Avatar: The Way of Water ⭐️⭐️⭐️½ – Review by Andrea Carnevali
In the sequel to Avatar, Jake Sully lives with his newfound family formed on the extrasolar moon Pandora. A familiar threat returns and Jake must work with Neytiri and the army of the Na’vi race to protect their home. Out in cinemas Friday 16 December.
Why do we go to the cinema? To relax and unwind, to lose ourselves in somebody else’s story, to have fun, to laugh, to cry, to be wowed by amazing special effects, to see things and places you wouldn’t otherwise see, to root for your heroes, to get a kick out of actions scenes and get that rush of adrenaline you don’t really get in the outside world.
I realise there are many other answers too, but if any (or all) of the above sit well with you, then Avatar: The Way of Water (or most lazily known Avatar 2) is definitely a film you should watch.
Also you might just want to be part of the conversation by the time this film breaks all the possible records at the box office, because let’s face it, it’s going to make a gazillion of money!
After all, this is why cinema was invented. It’s that communal experience where we just walk in and witness something close to magical.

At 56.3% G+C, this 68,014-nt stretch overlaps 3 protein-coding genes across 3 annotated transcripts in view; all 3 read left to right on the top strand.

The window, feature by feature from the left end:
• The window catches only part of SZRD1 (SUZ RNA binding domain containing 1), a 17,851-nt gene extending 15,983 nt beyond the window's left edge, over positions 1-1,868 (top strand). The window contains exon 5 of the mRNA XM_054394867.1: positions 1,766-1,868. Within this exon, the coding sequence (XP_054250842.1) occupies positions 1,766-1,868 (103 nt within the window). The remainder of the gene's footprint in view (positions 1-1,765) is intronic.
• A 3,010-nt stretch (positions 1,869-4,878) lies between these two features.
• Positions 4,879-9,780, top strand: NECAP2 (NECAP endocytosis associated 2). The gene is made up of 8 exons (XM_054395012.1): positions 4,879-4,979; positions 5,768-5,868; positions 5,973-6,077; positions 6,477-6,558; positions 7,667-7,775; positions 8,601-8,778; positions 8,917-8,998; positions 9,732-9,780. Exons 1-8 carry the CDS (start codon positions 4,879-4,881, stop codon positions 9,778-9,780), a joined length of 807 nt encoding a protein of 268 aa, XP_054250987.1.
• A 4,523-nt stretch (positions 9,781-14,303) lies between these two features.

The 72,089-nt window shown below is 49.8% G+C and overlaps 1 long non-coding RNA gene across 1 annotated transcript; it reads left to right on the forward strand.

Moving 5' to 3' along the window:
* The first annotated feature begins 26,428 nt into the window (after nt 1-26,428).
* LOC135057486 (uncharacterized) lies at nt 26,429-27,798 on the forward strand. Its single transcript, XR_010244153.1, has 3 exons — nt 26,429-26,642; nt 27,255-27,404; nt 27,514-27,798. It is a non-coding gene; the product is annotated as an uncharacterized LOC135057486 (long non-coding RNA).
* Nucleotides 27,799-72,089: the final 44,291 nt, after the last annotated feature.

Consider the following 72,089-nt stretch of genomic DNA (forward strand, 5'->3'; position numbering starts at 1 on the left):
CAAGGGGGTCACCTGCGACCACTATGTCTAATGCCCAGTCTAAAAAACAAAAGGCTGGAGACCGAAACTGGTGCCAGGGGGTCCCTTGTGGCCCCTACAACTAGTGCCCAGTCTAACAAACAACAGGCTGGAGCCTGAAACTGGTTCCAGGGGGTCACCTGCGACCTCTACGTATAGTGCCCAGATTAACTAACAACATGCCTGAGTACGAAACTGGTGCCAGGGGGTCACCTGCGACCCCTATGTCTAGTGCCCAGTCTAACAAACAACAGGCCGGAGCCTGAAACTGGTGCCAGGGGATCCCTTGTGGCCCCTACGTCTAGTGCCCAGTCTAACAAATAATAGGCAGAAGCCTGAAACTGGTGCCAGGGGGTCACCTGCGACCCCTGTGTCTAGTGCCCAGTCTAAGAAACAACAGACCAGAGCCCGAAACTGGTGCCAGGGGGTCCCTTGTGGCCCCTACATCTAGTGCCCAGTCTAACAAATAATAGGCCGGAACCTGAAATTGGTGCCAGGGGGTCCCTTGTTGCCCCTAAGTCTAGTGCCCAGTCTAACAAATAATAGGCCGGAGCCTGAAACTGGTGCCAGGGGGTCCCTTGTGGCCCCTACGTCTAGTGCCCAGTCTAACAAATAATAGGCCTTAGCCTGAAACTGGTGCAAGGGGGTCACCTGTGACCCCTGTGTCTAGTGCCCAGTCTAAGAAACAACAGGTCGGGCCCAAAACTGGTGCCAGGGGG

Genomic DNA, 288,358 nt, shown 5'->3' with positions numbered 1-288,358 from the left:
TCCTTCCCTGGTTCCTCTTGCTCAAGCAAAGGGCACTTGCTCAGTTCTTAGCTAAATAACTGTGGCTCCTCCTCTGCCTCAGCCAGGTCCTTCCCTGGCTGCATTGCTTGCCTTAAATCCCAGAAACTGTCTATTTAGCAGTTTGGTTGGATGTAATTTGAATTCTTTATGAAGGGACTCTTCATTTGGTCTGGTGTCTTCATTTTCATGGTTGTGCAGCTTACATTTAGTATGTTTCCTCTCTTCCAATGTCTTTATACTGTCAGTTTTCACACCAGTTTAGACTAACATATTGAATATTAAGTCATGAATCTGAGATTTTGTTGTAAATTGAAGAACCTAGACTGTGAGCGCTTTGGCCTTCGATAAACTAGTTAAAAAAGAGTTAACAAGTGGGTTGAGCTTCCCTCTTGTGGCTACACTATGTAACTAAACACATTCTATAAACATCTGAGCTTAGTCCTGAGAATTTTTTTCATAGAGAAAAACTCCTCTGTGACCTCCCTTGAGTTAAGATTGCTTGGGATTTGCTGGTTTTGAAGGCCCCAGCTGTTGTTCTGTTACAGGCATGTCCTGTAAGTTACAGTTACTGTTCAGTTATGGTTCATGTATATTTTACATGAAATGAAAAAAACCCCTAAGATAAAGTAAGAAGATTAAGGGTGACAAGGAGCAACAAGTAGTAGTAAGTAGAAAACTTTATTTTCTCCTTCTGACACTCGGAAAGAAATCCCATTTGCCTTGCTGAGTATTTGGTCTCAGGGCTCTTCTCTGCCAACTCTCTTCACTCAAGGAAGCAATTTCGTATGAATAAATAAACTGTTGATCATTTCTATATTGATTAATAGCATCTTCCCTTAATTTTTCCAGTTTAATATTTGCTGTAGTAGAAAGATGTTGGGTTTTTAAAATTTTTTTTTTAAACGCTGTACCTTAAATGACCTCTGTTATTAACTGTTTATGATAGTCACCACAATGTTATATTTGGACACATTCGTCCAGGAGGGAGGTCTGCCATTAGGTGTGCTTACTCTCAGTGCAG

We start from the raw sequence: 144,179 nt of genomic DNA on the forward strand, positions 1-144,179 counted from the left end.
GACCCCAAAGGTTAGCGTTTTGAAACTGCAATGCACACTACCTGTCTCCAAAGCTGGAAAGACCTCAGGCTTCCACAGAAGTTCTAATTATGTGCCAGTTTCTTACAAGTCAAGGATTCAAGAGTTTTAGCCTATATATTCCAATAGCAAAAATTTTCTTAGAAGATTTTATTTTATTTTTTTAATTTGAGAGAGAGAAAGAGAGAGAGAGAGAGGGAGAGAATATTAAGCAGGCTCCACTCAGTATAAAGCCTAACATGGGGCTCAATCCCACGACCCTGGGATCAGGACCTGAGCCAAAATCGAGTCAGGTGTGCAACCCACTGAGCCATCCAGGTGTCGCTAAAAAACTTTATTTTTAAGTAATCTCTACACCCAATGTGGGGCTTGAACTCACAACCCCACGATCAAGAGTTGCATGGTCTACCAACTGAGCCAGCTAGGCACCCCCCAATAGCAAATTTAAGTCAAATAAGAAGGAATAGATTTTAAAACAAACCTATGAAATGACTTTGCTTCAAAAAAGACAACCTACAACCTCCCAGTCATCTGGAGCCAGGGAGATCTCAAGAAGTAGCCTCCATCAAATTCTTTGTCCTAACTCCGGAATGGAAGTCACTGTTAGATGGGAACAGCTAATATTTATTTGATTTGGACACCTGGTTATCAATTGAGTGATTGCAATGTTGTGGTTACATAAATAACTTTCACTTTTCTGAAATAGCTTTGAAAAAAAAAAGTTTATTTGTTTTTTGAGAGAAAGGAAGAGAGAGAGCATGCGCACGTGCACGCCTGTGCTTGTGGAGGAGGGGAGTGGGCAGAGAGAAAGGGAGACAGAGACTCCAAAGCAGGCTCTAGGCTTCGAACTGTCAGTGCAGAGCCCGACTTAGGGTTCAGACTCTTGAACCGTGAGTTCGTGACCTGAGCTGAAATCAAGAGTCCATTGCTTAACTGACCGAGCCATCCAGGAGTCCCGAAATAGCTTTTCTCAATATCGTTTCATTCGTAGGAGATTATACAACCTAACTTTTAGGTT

By this time, if you’ve seen the first film (currently sitting at number one in box office cinema history just shy of 3 billion dollars), you probably know what to expect: a visual marvel which is so incredible and immersive, that it makes even sitting through the average plot worthwhile.
Indeed, while some of the characters are arguably much better defined this time around (so much so that it does actually matter whether they live or die), it’s fair to say that originality is not really Avatar 2’s strong point: there is actually very little in this story that we haven’t seen in many other films before.
Does that matter? Maybe a bit, because the film asks you to sit through 192 minutes and that’s a really long time, even when watching something as visually strikingly beautiful as this.
Retrospectively, after seen it twice, I don’t think it should have been this long. The first act, is particularly slow and the film doesn’t quite get into the right gear until we finally reach the “water” part, promised in the title.
There’s a lot of clunky exposition to start with, some of which relies on you to remember plot details and characters from the first film, as if you’ve just seen it (and not 13 years ago).
This part of the film is particularly fragmented, messy, confusing and doesn’t seem to find its way, nor its main character to focus on, until we finally ‘head to the water’.
Of course, you’ll catch up at some point (After all this ain’t some highbrow essay), but given its long duration, it’s inexcusable that we spend so much time in the forest in a film that’s called The Way of Water.
The middle part (or rather the hour and a half that follows) has some cracking action scenes (a chase sequence with a massive ferocious fish-like monster had me jumping off my seat a few times), some spectacular vistas and mind-blowing special effects.